"Those who would judge us merely by the heights we have achieved, would do well to remember the depth from which we started" - Dr. Kwame Nkrumah.
We are at that time of the decade again. That time when everyone, including non-citizens get counted. They say it is to enable to government get the data or information it needs to be able analyse, plan and distribute national development evenly and appropriately across the various geographical locations in the country. Good exercise and I cannot agree less.
The Ghana Statistical Service (GSS) has served notice that as part of its mandate as an institution, it is embarking on a national housing and populace census this month. Per their mandate, the exercise was supposed to have taken place last year but for Covid19.
The Ghana Statistical Service (GSS) is the National Statistical office of Ghana with the duty to lead the official management and production of quality official statistics based on international standard, using competent staff for evidence-based statistics in support of national development.
Primarily, the GSS provides the executive arm of government with statistic information to guide the government in rolling out developmental projects.
In our bid to realize the full potential of the information that the GSS provides, the National Development Planning Commission was established under articles 86 and 87 of the 1992 constitution as part of the executive arm of government.
The NDPC Act 1994, (Act 479) and the National Development Planning (system) Act 1994 (Act 480), provide the core legal framework that establishes the Commission and the execution of its mandate. Other laws key to the performance of its functions are ; the local government Act 1993 (Act 463), Local government service Act 2003 (Act 656), petroleum revenue management Act 2011 (Act 815), civil service Act 1993 (PNDC Law 327) and Ghana infrastructure investment Fund Act 2014 (Act 877)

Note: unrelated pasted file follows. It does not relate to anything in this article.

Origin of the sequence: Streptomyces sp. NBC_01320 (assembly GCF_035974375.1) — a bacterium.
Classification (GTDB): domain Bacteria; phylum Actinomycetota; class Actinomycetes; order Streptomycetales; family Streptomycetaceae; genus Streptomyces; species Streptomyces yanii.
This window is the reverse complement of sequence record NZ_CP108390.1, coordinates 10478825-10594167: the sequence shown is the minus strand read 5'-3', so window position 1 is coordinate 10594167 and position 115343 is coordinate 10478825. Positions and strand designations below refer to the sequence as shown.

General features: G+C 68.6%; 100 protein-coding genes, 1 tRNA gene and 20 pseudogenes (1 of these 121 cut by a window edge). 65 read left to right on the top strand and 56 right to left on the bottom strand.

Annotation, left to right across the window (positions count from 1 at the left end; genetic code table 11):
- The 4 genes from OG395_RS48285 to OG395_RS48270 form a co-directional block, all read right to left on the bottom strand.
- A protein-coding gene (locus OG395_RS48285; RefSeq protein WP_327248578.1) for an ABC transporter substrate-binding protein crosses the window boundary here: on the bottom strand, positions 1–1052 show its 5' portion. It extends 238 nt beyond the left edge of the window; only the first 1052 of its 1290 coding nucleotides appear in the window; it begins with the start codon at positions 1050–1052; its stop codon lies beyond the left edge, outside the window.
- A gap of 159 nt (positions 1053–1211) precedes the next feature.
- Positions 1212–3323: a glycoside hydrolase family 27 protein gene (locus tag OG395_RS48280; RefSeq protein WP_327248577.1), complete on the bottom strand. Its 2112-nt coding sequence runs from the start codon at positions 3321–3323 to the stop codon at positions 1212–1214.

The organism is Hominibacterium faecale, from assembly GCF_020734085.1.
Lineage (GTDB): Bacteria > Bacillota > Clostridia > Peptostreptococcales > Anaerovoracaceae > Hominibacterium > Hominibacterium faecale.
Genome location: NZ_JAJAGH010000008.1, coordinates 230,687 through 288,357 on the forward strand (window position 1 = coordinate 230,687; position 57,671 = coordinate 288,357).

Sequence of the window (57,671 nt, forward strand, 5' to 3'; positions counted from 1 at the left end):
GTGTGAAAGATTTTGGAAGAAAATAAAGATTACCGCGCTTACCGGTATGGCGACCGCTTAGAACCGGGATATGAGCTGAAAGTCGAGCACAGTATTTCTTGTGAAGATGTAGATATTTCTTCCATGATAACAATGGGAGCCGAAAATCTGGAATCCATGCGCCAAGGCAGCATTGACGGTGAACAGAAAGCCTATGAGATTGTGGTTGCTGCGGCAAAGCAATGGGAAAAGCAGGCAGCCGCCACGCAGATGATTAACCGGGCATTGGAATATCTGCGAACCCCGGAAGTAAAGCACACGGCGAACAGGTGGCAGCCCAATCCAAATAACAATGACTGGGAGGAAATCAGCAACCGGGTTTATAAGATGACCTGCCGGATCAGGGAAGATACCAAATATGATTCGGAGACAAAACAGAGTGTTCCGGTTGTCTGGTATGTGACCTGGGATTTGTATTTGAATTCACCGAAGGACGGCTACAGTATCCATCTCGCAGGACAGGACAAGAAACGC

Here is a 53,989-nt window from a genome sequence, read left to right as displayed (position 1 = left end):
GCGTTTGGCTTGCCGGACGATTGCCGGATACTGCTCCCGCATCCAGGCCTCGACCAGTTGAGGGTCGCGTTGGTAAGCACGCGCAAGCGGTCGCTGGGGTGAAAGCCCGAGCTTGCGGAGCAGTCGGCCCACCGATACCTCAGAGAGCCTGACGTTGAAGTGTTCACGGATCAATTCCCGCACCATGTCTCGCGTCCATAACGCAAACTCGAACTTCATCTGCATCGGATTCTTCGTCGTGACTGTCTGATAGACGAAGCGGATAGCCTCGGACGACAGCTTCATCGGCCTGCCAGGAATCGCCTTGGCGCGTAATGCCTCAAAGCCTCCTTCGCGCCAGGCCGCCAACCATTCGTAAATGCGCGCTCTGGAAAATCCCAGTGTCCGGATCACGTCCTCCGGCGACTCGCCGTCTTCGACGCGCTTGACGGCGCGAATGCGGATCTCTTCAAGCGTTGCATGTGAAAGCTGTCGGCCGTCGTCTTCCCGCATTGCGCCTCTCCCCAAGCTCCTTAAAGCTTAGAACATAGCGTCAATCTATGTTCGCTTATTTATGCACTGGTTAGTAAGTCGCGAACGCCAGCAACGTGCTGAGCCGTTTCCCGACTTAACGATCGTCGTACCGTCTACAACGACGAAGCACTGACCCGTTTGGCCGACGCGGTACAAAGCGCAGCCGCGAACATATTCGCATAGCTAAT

From time to time, the Commission embarks on Forums and engage stakeholders to come up with developmental plans and strategies to moves the country forward.
Unfortunately, these plans haven’t been implemented vigorously since the forth republic even after government had engaged the commission to come up with plans and strategies. It is sad to say, it keeps gathering dusts in the offices of the commission.
We have failed as a country or people to make laws or even accept calls by all and sundry to make the work / document of the National Development Planning Commission (NDPC) binding on government.
Over the years, we have totally disregarded the work of the Commission and have only resorted to policies that are not borne out of the commission.
The work of the Ghana Statistical Service (GSS) would be more important and effective if we had a binding National Development Plan that gives us an idea beforehand of where the nation is headed.
We must make efforts to enact new or amend the current laws to make the NDPC document binding on all governments.
I dare say that, having a binding National Development plan would go a long way to reduce or fight corruption in the system.
It would also give way to a more impactful and sustainable policies that would heavily impact on the people and make life better.
Until it done as aforementioned, governments would continue to spend huge sums of the taxpayers’ money on housing and population census, but it would not yield the needed results we expect as people.
We can do better as a country when we have the will power. The GSS needs to NDPC’s output to be more effective.
This is my opinion and I believe you also have yours. By sharing in the comment section, we can all learn and speak to it for its realization.
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